Both this book and DVD reflect the philosophy and motivation of the Traditional Music and Dance Retirement Society and our pioneering vision of how we want to live in old age.
Many of us have seen a clip from ALIVE INSIDE; now the entire film is available to purchase or to stream from Netflix or I-tunes.
ALIVE INSIDE is a joyous cinematic exploration of music’s capacity to reawaken our souls and uncover the deepest parts of our humanity. Filmmaker Michael Rossato-Bennett chronicles the astonishing experiences of individuals around the country who have been revitalized through the simple experience of listening to music. His camera reveals the uniquely human connection we find in music and how its healing power can triumph where prescription medication falls short.
This stirring documentary follows social worker Dan Cohen, founder of the nonprofit organization Music & Memory, as he fights against a broken healthcare system to demonstrate music’s ability to combat memory loss and restore a deep sense of self to those suffering from it. Rossato-Bennett visits family members who have witnessed the miraculous effects of personalized music on their loved ones, and offers illuminating interviews with experts including renowned neurologist and best-selling author Oliver Sacks (Musicophilia: Tales of Music and the Brain) and musician Bobby McFerrin (“Don’t Worry, Be Happy”). An uplifting cinematic exploration of music and the mind, ALIVE INSIDE’s inspirational and emotional story left audiences humming, clapping and cheering at the 2014 Sundance Film Festival, where it won the Audience Award.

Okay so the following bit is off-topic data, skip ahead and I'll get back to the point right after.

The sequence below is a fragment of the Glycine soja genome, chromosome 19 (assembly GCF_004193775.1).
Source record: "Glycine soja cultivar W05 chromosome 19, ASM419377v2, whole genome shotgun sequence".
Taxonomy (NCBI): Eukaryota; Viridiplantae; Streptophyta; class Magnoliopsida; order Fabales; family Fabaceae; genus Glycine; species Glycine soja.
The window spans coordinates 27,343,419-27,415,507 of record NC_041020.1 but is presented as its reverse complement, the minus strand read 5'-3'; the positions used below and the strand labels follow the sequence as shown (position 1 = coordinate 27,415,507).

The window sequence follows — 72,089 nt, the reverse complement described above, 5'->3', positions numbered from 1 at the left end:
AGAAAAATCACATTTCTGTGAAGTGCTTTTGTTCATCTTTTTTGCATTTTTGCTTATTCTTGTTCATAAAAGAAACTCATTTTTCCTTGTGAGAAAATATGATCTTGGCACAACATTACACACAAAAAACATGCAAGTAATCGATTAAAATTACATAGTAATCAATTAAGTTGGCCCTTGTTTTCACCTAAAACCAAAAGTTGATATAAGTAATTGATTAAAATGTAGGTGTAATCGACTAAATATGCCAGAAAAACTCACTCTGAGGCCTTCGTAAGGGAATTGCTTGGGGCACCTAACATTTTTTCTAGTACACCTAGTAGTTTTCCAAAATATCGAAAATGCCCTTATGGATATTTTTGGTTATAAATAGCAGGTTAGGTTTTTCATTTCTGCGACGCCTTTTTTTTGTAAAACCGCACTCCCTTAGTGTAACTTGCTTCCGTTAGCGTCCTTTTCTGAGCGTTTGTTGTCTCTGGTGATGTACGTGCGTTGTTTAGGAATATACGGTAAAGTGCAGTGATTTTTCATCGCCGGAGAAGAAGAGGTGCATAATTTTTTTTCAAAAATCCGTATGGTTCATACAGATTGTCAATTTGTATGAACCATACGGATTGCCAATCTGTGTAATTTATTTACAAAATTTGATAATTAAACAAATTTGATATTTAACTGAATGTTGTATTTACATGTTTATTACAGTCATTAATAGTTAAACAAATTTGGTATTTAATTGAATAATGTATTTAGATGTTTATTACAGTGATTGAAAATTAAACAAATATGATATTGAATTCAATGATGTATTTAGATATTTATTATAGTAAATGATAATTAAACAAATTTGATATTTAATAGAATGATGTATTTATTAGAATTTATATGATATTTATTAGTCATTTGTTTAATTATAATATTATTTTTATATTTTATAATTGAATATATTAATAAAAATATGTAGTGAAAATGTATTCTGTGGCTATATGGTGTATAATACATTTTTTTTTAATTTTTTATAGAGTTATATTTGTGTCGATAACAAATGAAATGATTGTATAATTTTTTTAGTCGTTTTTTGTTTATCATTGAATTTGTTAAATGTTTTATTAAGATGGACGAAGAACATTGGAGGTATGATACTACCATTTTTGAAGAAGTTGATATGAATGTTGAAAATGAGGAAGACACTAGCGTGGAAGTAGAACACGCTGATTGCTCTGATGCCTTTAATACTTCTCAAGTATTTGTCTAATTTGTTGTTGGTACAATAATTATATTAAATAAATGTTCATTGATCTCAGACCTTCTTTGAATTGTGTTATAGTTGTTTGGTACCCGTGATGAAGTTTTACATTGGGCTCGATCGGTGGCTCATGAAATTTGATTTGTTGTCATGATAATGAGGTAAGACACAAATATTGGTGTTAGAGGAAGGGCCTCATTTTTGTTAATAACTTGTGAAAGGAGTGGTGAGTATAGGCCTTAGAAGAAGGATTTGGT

Being Mortal, by Atul Gawande, is groundbreaking and brilliant. Many of you have already read it. If not, this might pique your interest.
Here’s a summary from a NYT review and a link to the full review. This should be easy to find at your local book store.
“Being Mortal,” is a personal meditation on how we can better live with age-related frailty, serious illness and approaching death. It is also a call for a change in the philosophy of health care. Gawande writes that members of the medical profession, himself included, have been wrong about what their job is. Rather than ensuring health and survival, it is “to enable well-being.”